I think that I hide details, and add details in strange spots within my artwork because I don’t feel like most people really see the things that they look at. There is always more than meets the eye if you stop and take the time to really look at any given thing. This includes my artwork. There are references that I make within my artwork, like with the doll 5, that encompass not only a specific doll I played with as a child, but the television shows like this one, and this one, that helped to shape the person that I am today. And then, relate to the name of a song by the Australian band Architecture in Helsinki.
Some people will never look anyway:
There are some people who see that I make dolls and make the assumption that I make toys for children. Or that the pieces of artwork that I create are somehow childish and lack any kind of real meaning. Perhaps they even think that I’m weird and childish for making dolls. Yeah. I’ve met some of these people. For whatever reason, they don’t want or need to look closer at my work to see it for what it really is. Or how they as the viewer can relate to my work and create more and different meanings.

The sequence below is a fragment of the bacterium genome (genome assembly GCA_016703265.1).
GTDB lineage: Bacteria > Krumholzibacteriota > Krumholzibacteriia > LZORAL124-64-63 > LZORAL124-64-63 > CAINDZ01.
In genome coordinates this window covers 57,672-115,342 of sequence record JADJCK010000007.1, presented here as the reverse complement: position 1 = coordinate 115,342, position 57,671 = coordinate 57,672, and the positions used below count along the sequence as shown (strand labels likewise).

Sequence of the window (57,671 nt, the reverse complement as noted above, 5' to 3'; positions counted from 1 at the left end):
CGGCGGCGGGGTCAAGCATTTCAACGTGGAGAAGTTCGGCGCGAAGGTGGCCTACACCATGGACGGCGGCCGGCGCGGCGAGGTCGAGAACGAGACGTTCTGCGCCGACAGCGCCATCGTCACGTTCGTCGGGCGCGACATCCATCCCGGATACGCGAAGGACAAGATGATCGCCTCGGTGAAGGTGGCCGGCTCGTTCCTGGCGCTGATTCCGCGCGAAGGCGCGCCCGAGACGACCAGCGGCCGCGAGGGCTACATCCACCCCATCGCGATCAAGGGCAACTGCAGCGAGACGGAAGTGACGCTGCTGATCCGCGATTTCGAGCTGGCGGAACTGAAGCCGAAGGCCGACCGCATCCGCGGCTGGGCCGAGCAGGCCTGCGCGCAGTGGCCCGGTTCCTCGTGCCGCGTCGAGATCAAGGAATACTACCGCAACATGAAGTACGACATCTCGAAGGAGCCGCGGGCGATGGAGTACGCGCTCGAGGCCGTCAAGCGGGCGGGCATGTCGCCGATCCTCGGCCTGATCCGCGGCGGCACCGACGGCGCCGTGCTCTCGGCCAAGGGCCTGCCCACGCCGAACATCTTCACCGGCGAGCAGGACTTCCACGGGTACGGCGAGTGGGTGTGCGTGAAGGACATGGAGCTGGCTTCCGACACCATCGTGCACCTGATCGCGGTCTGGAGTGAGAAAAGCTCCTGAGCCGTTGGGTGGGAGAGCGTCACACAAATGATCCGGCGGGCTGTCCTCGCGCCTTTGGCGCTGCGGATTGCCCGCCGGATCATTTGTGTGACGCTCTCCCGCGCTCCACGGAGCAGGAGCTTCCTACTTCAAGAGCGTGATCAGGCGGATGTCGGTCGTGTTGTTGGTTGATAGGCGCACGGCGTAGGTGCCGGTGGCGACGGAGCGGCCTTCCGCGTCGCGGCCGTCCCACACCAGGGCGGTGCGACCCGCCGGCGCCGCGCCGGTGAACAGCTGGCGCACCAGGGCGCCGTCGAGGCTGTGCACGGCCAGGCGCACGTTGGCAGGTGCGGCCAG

It’s an ongoing process:
If you’ve made it this far into this blog post, then you understand that talking about the meaning of my artwork is still something that I’m working hard at getting better at. I still feel as though I’m being insanely pretentious in the way in which I talk about the meanings behind my artwork. Hopefully writing posts like this will help me to get better at it.
I also know that creating artwork with odd, conflicting or strange personal meanings isn’t always conducive to actually selling it to a wide array of customers. This requires finding a very small and specific customer base. It would be super-neat if I found them one day in the future.
So, now what?
My usual answer is to go and make more art. This instance is no different. I’m going to go make more art. Well, work on art that I’ve already started. You can see more of the progress on the Four Box Dolls here. I post photos daily.
Thank you for reading, and I’ll see you again next Friday.